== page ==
As recent ransomware attacks and the cyberwar we’re currently witnessing as part of the Russia/Ukraine conflict have shown, cyber incidents are now a major risk for businesses. And this is a factor that must be considered in M&A. If you’re thinking about an acquisition, you need to be able to accurately gauge the risk exposure associated with your target. But potential acquirers often overlook cyber hazards – and miss out on valuable opportunities to enhance cyber resilience. The solution? Cyber due diligence.
Cyber Risk: A Major Deal Breaker
When we talk about due diligence, we generally think about scrutinizing the financial health and market potential of a possible investment. While these tasks are still at the heart of M&A, the ever-increasing importance of digitization means that they’re now only part of the story.
Digital tech is key to today’s companies’ competitive edge and to opening up new areas of business. With digital transformation gathering pace in all sectors, there are currently few, if any, companies that are not exposed to some kind of cyber risk.
It’s hardly surprising, then, that data and cybersecurity are the biggest cause of deal withdrawals in M&A. And as cyberattacks continue to grow in number and sophistication, it’s imperative that companies evolve their due diligence to take the associated hazards into account.
Due Diligence: It’s About More than Just Financials
These challenges have given rise to a new discipline: cyber due diligence. By adopting this approach, companies embarking on a merger or acquisition broaden their focus beyond the traditional examination of financials and property, plant, and equipment to take in the many and varied sources of digital threats.
However, many businesses that perform cybersecurity due diligence still tend to use a combination of old-school spreadsheets and lists. And the process is further impeded by the unwillingness of targets to share the necessary information before the deal is closed.
When assessing cyber risks, due diligence teams often have to resort to simple checklists comprising a series of yes/no questions, making it anything but easy to gain 360-degree visibility into a target’s cybersecurity.
Before considering more effective ways of tackling this challenge, let’s take a closer look at what effective cyber due diligence entails and at some of the things that set it apart from the list-based approach outlined above.
The A, B, C of Cyber Due Diligence
It’s important to realize that cyber due diligence isn’t so radically different from other, more traditional due diligence tasks. You can think of it, rather, as another tool that you can deploy to make informed decisions.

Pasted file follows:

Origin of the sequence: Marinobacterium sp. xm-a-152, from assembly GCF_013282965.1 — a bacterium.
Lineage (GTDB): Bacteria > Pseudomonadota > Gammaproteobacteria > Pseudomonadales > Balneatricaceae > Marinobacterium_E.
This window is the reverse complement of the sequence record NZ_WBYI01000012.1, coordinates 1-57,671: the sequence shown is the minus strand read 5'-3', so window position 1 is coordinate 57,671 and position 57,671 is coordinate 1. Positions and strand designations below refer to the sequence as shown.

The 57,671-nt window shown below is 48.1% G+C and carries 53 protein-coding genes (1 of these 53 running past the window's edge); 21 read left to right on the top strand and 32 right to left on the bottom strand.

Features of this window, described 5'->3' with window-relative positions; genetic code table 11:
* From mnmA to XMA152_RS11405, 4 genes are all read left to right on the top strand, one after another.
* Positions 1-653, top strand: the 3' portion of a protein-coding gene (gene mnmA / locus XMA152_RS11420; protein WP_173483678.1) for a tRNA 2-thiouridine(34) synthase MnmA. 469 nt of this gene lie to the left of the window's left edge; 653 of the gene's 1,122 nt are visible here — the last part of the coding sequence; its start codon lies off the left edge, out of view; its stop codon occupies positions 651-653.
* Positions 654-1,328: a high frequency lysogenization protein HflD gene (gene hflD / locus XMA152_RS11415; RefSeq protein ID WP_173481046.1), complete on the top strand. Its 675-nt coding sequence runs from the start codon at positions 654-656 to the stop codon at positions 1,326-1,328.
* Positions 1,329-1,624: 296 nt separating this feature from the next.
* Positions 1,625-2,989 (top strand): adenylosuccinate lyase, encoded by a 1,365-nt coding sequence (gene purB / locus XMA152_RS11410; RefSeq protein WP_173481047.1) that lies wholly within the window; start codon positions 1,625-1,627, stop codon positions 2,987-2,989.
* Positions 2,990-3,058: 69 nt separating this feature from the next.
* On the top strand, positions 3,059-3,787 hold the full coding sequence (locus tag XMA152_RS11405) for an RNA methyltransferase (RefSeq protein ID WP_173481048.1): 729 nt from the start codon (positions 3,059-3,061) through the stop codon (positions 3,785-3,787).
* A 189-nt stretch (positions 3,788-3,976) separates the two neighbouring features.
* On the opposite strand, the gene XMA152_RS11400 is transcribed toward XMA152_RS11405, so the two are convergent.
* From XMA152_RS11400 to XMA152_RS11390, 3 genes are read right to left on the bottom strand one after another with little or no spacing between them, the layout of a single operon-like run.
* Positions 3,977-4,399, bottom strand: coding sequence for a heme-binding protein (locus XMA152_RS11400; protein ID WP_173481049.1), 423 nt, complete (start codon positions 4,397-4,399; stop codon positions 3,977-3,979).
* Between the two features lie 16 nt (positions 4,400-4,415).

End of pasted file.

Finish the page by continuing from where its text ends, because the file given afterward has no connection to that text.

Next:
In addition to analyzing the target’s financial stability and health, prospective acquirers now review the risk posed by its digital technologies. This involves identifying and addressing risks throughout the corporate information and data network and uncovering loopholes in the associated security systems.
As a result, stakeholders can pinpoint key areas of vulnerability and tackle sources of risk before they are exploited by hackers. What’s more, cyber due diligence helps determine whether the target company is toeing the line in terms of the strict requirements for handling and protecting data.
Mapping out the Target’s Threat Landscape
Let’s now zoom in on some ways you can effectively address cybersecurity as part of due diligence. First up is the assessment of cyber threats. Here, dedicated intel is key. This entails high-level research to determine the target’s threat profile – for example, by identifying past cyber risks.
Understanding threats from the dark web and other Internet sources is another important task at this stage. Companies that lack the skills needed to conduct research of this kind, can call in consultancy firms with extensive hands-on experience. The resulting report on the threat landscape can be highly valuable when it comes to determining the nature and scope of subsequent due diligence efforts.
Diving Deeper into Cyber Risk
Next up, acquirers take a long hard look at their own and their target’s IT systems. Here, they draw on information about every aspect of these environments – from networks and operating systems through to databases and applications.
The aim here is not only to identify risks, but also to determine opportunities for optimization. And findings at this stage can provide a critical foundation in business negotiations further down the line.
Putting IT Systems to the Test
Finally, acquirers put the target’s IT infrastructure through rigorous penetration testing. This involves authorized simulations of attacks on computer systems to evaluate system security. Ultimately, the goal is to discover vulnerabilities across the target’s environment before hackers do.
Penetration tests give acquirers and targets alike an opportunity to review existing safeguards and see where systems fall short of security requirements. Here, too, the findings can feed into later negotiations.
Cyber Due Diligence: It’s About More than Just Tech
Naturally, cyber due diligence is primarily about technology. But to be really successful, activities of this kind must do more than just outline cyber risks and propose ways of mitigating them. They must also determine the responsibility, cost, and timeline for remediating each issue uncovered.
Do you have experience with cyber due diligence. If you do, why not share it in the comments? And if you’re interested in taking a deeper dive into this fascinating and important topic, feel free to reach out to me.